Berkeley Unified received good overall marks on the state’s new school “report card,” but it performed better for some student groups than others. For example, the district qualified for extra support from the county due to the poor marks it received for the education of its homeless student population.
The new scores are displayed on the California School Dashboard, which officially launched this month following a pilot run in the spring. The dashboard is meant to provide a comprehensive assessment and accountability system for the state’s districts and schools that improves on the previous system.
Districts were previously ranked on the Academic Performance Index, receiving marks based exclusively on standardized test scores. The No Child Left Behind-era system offered “a very narrow dimension around how to evaluate the success of the school from the state’s perspective,” said Berkeley School Board President Josh Daniels at a meeting in October.
The new dashboard tracks a wider range of performance “indicators,” from test scores to suspension and graduation rates and English learner progress. Districts and schools receive color-coded marks, based on their current status and progress over time. The dashboard also provides scores for specific demographic groups, to track whether all students at an institution have equal access to an education.
BUSD received a “green” score — the second highest out of five — on each of the indicators the state tracks. However, when users drill down into each indicator on the dashboard, they will see that the district received poorer marks for certain student groups. While most student groups were marked “green” for graduation rates, for example, the district received the lower red and orange marks for the graduation rates of its homeless students and students with disabilities. And many disadvantaged groups earned orange marks for math performance, despite the overall green grade.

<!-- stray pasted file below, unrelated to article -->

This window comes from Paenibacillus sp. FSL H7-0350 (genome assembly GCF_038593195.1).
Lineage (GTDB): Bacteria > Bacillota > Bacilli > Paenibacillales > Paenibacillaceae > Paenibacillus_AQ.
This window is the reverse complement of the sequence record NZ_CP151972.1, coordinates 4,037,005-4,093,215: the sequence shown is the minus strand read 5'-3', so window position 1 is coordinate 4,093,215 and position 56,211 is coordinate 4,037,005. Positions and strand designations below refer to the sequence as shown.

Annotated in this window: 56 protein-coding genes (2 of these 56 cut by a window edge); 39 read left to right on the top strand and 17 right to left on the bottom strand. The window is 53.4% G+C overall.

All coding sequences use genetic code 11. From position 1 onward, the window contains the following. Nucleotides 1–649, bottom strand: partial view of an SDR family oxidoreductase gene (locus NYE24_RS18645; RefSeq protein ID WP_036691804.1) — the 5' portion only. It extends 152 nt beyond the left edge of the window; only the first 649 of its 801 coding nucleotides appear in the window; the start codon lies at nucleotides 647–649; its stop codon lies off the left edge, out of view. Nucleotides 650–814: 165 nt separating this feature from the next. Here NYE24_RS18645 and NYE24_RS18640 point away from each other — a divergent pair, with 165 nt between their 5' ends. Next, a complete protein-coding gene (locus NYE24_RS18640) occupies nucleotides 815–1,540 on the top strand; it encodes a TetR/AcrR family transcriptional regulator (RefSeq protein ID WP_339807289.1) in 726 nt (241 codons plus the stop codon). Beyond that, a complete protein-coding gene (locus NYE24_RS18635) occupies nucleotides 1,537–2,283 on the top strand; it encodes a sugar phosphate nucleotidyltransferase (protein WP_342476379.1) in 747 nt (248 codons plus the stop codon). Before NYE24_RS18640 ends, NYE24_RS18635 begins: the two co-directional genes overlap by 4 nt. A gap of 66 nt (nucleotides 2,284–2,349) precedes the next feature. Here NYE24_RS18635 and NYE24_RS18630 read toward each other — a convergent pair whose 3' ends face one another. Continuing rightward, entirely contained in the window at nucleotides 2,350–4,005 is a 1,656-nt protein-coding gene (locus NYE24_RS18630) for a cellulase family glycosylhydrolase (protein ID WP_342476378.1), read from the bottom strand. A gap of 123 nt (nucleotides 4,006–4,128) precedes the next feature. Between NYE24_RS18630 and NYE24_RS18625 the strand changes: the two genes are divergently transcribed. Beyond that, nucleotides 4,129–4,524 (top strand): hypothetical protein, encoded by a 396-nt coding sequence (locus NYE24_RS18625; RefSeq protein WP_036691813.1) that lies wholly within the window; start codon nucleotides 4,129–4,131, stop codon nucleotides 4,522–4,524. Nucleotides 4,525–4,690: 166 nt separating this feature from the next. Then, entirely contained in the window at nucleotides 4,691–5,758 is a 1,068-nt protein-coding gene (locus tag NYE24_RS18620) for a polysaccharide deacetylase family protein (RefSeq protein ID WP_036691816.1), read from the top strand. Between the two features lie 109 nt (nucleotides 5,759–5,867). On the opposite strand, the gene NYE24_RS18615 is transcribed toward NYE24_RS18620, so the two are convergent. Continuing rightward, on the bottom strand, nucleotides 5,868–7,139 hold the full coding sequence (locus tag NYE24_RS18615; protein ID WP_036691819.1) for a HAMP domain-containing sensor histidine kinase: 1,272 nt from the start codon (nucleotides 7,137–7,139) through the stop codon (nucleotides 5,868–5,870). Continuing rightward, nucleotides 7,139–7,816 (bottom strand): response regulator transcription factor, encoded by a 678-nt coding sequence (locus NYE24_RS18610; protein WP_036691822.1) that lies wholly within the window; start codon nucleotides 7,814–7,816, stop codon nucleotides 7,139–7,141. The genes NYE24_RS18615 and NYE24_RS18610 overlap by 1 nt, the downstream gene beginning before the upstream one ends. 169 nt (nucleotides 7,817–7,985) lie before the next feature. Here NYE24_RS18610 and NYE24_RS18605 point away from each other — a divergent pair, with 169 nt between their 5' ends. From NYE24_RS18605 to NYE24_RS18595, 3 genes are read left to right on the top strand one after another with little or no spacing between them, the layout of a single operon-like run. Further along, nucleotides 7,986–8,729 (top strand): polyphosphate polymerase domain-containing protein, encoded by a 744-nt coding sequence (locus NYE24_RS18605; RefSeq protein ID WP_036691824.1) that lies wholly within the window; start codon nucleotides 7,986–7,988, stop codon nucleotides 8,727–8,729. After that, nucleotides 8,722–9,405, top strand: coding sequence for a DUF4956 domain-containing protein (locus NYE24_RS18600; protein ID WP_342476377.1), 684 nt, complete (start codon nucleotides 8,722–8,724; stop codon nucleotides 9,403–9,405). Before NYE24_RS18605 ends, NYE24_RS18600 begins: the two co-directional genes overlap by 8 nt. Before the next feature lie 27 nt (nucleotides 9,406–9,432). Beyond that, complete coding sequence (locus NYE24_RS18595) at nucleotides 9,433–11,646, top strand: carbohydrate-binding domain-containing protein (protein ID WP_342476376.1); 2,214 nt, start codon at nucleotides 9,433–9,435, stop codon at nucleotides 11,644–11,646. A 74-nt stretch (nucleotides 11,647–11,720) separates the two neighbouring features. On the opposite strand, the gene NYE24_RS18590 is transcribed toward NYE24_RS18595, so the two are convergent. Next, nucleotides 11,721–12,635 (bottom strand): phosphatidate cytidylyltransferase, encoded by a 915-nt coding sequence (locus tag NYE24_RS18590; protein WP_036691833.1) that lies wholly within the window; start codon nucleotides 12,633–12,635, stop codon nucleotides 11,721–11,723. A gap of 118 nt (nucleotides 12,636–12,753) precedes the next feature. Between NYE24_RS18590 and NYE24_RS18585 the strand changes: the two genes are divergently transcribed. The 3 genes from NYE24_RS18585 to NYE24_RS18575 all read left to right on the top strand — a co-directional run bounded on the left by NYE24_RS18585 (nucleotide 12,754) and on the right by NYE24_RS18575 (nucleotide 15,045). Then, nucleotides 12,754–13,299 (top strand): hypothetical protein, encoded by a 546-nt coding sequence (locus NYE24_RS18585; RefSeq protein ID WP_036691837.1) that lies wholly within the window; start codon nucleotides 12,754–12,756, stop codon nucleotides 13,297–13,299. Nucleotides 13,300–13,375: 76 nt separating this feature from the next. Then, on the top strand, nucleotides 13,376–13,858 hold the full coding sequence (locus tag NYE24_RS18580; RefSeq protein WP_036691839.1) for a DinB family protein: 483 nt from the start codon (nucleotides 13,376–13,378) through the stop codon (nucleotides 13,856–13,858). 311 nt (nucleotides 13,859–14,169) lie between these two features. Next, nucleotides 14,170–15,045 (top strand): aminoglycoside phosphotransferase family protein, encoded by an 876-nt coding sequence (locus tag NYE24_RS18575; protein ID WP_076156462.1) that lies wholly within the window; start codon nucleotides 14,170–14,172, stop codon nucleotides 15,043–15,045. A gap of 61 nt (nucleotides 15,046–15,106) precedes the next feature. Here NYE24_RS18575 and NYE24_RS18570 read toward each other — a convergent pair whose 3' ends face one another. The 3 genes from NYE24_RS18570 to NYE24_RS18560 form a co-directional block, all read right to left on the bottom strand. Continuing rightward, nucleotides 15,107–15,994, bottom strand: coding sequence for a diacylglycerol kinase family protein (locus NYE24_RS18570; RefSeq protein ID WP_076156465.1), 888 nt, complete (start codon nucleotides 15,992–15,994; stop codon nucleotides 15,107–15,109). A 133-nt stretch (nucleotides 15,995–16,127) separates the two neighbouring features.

Each school received its own set of scores. Descriptions of how each score is calculated are available on the California Department of Education website.
The dashboard also includes “local indicators,” which apply to the district level but not the school or student-group level, measuring parent engagement, teacher certification and more. There are no color-coded scores attached to these metrics, only indications of whether the district has or has not completed an evaluation of its success in those categories. Districts determine their own marks on the local indicators, and BUSD determined that it has completed assessments of each indicator, though the dashboard said otherwise. According to BUSD, the discrepancy means the marks have not yet been entered into the system.
Accountability for improving performance
Along with the new metrics for success, the state has also launched a new system intended to hold schools and districts accountable for improving performance.
Under No Child Left Behind, “if you continued not to perform well, there was a sort of blame-and-shame approach — though there was some funding provided — to how to make schools and school districts do better,” Daniels said in October.
In the past, school districts would be given a very prescriptive solution to fixing a poor performance score, said Daniels, but “that has proven in large part not to be a successful strategy.” Under the current system, districts that qualify for extra support will receive more customized assistance from the county, based on their specific needs. Daniels himself is a director of the California Collaborative for Educational Excellence, which works with government agencies to provide that assistance to educational institutions.